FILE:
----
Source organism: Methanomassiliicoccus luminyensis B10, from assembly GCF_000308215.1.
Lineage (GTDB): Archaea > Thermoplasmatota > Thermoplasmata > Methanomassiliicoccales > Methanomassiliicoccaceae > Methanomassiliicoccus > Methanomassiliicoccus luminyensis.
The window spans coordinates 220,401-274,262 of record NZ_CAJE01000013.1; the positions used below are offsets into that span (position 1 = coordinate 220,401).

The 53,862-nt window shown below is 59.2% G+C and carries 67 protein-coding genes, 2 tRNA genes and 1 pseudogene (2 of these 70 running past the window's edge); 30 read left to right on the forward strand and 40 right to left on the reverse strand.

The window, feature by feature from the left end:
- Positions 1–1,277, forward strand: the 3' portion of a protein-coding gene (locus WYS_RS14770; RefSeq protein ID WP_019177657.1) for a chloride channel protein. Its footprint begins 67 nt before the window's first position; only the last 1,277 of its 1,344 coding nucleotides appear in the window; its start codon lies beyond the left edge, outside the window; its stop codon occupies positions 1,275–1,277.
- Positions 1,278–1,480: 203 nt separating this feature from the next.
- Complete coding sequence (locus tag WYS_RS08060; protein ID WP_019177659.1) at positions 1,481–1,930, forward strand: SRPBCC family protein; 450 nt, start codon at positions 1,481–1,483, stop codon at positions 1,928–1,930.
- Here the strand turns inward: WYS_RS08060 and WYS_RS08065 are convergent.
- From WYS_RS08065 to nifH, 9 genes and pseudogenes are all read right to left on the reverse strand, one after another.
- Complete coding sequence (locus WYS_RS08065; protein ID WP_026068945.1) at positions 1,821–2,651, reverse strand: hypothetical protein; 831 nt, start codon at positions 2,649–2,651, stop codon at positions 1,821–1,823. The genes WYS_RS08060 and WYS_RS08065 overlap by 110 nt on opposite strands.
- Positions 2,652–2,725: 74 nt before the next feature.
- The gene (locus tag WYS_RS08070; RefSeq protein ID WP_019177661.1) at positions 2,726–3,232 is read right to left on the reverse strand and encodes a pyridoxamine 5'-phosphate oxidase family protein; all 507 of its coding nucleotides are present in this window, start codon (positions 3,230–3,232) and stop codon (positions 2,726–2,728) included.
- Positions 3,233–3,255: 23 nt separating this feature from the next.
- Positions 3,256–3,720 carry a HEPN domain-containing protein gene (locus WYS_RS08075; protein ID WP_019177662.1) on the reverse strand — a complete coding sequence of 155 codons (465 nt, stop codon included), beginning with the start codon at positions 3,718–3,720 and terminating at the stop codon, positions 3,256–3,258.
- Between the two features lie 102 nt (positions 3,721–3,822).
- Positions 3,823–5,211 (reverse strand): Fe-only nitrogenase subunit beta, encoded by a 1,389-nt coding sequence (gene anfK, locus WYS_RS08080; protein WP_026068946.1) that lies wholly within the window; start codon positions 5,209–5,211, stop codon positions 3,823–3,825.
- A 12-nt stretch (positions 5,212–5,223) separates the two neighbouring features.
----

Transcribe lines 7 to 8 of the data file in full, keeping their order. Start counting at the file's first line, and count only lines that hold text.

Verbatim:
- Positions 1,278–1,480: 203 nt separating this feature from the next.
- Complete coding sequence (locus tag WYS_RS08060; protein ID WP_019177659.1) at positions 1,481–1,930, forward strand: SRPBCC family protein; 450 nt, start codon at positions 1,481–1,483, stop codon at positions 1,928–1,930.